Aside from Murray’s ACL tear, Anthony Davis seemed to suffer the worst of the short offseason. He missed three months due to a strained calf injury, returning for the final month of the season. Signs of the AD from the 2020 NBA Playoffs slowly appeared, most notably in the May 9th game where he had 42 points, 12 rebounds, five assists, three steals, and three blocks in a 123-110 win against the Phoenix Suns. However, the mention of the “Suns” only reminds us of what happened three weeks later, as Davis strained his groin in game four of the first-round series against the Suns. He missed game five and tried to play in the sixth (and decisive) game of the series, but he had to be taken out halfway through the first quarter as the pain from the injury was too much to bear.
I haven’t even begun to dive into the other misfortunate injuries the Lakers had on their roster, the most important of which was LeBron James’ sprained ankle that kept him out for nearly two months.
All of that is to say that maybe the Lakers paid the inevitable price of missing out on these 2021 NBA Finals due to the sacrifices the team made in its pursuit of the 2020 championship. They’ll have 122 days between the end of their 2020-21 season and the first preseason game of the 2021-22 season. That should be plenty of time for LeBron James, Anthony Davis (more on those two later), and the others to become 110% healthy and ready for the new campaign.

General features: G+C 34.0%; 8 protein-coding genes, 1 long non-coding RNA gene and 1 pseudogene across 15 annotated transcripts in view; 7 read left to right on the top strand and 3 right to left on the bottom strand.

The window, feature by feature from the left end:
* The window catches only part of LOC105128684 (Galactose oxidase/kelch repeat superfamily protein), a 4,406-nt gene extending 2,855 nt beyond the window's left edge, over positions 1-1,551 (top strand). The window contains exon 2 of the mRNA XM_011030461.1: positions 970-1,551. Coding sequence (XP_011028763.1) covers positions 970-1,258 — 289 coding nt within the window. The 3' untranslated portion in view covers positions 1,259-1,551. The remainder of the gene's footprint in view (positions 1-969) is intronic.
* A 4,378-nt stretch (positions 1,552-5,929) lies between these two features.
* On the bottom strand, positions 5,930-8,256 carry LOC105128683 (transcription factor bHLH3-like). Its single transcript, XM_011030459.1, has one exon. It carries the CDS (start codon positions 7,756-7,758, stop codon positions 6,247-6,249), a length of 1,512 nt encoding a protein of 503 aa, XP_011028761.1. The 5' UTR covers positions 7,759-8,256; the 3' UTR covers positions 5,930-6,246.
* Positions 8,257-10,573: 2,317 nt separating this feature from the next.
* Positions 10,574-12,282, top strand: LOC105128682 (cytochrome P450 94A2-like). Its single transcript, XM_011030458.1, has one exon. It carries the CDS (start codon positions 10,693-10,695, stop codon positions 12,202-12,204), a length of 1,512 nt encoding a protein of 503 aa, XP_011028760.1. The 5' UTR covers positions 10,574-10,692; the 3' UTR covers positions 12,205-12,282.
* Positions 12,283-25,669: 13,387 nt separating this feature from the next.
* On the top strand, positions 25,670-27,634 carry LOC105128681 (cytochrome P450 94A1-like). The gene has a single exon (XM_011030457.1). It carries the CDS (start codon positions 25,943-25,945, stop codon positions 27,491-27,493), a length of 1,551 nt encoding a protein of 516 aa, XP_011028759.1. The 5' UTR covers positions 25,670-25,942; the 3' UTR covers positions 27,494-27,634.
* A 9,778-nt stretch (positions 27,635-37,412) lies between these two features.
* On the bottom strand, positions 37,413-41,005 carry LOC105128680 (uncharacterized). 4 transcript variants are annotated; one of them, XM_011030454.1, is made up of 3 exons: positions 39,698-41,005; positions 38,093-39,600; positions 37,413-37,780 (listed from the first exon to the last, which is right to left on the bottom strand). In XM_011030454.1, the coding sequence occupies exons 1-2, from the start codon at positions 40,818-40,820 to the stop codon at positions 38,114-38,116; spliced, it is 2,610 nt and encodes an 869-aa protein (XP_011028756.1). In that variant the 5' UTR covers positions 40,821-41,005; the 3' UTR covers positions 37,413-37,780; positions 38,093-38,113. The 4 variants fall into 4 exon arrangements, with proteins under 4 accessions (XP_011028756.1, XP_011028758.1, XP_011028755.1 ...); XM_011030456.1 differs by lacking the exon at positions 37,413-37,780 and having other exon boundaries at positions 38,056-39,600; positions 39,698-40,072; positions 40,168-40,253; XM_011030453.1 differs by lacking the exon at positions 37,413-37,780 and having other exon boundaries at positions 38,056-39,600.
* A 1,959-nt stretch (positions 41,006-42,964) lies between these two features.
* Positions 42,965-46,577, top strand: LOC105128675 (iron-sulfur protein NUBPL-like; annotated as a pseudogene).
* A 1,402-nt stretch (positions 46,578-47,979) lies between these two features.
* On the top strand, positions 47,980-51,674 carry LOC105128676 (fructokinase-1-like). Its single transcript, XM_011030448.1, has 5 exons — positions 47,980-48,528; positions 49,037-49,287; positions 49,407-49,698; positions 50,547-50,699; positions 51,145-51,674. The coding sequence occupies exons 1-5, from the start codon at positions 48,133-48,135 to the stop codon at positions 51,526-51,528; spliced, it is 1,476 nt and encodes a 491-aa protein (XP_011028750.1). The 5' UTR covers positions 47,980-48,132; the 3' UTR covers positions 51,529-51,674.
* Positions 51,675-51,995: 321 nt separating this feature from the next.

An emphasis on shooting during this offseason
After injuries, the most prominent reason for the Lakers’ disappointing season was their lack of shooting. The Lakers’ 35.4 3P% in the season ranked 21st, while the team stooped to even lower levels during the playoffs, shooting 29.9% from three in their series against the Suns. That mark ranked 15th amongst the 16 teams in the first round (only the Wizards were worse).